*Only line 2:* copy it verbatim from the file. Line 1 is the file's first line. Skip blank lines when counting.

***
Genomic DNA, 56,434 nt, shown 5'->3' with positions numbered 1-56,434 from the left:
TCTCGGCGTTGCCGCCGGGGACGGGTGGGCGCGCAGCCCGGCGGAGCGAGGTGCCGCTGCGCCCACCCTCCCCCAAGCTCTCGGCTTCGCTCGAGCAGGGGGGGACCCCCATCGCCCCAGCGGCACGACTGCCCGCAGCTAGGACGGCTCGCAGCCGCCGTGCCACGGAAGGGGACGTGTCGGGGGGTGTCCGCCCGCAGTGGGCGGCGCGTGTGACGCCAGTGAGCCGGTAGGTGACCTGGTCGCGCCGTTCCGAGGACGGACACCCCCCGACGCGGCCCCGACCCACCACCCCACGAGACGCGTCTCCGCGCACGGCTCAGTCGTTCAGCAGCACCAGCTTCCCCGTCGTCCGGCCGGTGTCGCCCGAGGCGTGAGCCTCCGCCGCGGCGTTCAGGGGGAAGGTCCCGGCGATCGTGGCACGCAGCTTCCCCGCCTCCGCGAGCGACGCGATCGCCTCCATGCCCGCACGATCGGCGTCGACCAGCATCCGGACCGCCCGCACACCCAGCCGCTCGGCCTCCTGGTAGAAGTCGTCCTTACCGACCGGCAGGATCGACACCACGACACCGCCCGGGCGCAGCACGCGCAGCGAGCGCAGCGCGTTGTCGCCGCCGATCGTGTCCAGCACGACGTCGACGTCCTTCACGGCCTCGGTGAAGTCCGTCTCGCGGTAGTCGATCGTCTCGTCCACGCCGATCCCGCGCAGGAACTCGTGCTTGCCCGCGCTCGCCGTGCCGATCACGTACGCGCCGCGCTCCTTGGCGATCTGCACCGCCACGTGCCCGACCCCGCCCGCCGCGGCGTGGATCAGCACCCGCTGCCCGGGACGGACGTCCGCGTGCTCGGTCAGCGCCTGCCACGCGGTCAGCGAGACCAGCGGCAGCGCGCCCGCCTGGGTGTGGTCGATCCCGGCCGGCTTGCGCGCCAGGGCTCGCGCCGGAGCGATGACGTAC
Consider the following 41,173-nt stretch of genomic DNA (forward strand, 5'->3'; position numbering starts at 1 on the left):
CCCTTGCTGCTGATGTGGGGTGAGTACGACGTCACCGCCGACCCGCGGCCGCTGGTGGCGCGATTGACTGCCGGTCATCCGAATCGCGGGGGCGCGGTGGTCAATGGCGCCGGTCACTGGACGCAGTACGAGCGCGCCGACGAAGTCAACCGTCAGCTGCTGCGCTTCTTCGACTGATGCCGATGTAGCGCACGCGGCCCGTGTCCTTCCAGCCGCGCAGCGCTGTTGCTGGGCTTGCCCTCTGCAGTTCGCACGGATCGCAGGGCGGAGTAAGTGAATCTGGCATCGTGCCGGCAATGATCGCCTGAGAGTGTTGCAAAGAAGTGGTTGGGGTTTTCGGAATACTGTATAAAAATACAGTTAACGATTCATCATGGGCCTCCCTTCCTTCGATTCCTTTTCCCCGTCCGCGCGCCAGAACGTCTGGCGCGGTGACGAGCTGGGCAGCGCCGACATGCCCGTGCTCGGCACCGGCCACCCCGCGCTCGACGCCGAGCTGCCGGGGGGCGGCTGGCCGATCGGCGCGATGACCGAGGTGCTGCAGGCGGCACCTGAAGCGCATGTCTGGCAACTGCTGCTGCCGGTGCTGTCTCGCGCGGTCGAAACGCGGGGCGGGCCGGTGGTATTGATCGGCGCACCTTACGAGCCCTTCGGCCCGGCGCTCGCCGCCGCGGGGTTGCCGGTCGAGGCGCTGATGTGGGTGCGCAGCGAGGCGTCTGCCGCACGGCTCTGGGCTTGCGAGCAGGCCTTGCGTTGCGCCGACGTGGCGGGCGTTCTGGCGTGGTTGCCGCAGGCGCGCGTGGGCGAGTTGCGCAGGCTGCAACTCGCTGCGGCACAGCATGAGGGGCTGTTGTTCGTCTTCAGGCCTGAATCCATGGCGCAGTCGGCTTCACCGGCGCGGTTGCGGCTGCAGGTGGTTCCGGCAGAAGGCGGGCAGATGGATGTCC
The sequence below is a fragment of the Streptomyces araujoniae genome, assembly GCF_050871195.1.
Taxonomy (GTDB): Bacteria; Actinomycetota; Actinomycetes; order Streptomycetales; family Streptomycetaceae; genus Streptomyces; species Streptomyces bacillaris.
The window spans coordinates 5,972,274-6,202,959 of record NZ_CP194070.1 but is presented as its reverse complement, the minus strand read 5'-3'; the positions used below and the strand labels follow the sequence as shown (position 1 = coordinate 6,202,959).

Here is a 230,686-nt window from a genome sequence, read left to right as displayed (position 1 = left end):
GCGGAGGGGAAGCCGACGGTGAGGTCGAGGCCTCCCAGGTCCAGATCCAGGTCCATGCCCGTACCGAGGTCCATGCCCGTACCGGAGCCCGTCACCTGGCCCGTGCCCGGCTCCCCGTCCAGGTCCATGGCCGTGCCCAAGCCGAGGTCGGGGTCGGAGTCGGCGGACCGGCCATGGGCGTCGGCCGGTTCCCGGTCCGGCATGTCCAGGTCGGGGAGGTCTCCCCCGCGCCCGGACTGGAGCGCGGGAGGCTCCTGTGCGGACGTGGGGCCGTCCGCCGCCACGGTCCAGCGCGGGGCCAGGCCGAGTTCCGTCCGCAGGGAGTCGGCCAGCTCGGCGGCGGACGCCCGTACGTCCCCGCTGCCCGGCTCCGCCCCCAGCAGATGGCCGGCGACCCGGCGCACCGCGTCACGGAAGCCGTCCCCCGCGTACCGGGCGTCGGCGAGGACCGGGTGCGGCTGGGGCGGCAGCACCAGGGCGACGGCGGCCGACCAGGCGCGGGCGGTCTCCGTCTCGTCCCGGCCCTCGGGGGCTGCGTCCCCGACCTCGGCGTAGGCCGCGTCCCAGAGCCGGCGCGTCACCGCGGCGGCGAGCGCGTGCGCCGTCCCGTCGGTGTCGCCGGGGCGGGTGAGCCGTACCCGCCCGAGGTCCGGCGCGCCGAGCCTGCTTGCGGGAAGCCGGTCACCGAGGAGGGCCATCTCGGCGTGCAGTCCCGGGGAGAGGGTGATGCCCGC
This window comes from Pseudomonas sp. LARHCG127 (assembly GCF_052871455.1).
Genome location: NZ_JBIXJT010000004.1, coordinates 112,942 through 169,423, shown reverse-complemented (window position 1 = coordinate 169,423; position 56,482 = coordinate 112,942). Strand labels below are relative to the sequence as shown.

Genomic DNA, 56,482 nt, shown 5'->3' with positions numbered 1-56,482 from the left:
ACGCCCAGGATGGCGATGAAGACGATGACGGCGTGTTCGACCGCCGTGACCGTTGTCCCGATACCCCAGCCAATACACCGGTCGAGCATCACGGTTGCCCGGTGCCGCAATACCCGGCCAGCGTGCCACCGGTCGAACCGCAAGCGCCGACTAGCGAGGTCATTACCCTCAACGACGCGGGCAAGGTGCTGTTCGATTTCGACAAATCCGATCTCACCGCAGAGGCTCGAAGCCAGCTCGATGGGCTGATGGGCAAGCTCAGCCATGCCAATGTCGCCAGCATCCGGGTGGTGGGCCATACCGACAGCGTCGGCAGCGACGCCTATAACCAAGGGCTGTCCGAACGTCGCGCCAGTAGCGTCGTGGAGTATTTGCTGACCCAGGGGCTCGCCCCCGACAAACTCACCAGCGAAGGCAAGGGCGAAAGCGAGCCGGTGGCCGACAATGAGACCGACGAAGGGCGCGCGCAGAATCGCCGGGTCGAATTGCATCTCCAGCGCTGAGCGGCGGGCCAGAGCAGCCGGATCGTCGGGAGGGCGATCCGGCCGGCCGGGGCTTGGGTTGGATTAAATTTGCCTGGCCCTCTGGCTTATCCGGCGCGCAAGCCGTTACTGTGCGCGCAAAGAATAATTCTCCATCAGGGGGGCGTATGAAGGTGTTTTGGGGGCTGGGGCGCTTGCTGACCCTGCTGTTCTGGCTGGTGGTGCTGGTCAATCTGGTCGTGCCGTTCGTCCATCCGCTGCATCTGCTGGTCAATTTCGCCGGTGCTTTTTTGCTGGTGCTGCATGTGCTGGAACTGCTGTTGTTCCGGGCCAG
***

TCTCGGCGTTGCCGCCGGGGACGGGTGGGCGCGCAGCCCGGCGGAGCGAGGTGCCGCTGCGCCCACCCTCCCCCAAGCTCTCGGCTTCGCTCGAGCAGGGGGGGACCCCCATCGCCCCAGCGGCACGACTGCCCGCAGCTAGGACGGCTCGCAGCCGCCGTGCCACGGAAGGGGACGTGTCGGGGGGTGTCCGCCCGCAGTGGGCGGCGCGTGTGACGCCAGTGAGCCGGTAGGTGACCTGGTCGCGCCGTTCCGAGGACGGACACCCCCCGACGCGGCCCCGACCCACCACCCCACGAGACGCGTCTCCGCGCACGGCTCAGTCGTTCAGCAGCACCAGCTTCCCCGTCGTCCGGCCGGTGTCGCCCGAGGCGTGAGCCTCCGCCGCGGCGTTCAGGGGGAAGGTCCCGGCGATCGTGGCACGCAGCTTCCCCGCCTCCGCGAGCGACGCGATCGCCTCCATGCCCGCACGATCGGCGTCGACCAGCATCCGGACCGCCCGCACACCCAGCCGCTCGGCCTCCTGGTAGAAGTCGTCCTTACCGACCGGCAGGATCGACACCACGACACCGCCCGGGCGCAGCACGCGCAGCGAGCGCAGCGCGTTGTCGCCGCCGATCGTGTCCAGCACGACGTCGACGTCCTTCACGGCCTCGGTGAAGTCCGTCTCGCGGTAGTCGATCGTCTCGTCCACGCCGATCCCGCGCAGGAACTCGTGCTTGCCCGCGCTCGCCGTGCCGATCACGTACGCGCCGCGCTCCTTGGCGATCTGCACCGCCACGTGCCCGACCCCGCCCGCCGCGGCGTGGATCAGCACCCGCTGCCCGGGACGGACGTCCGCGTGCTCGGTCAGCGCCTGCCACGCGGTCAGCGAGACCAGCGGCAGCGCGCCCGCCTGGGTGTGGTCGATCCCGGCCGGCTTGCGCGCCAGGGCTCGCGCCGGAGCGATGACGTAC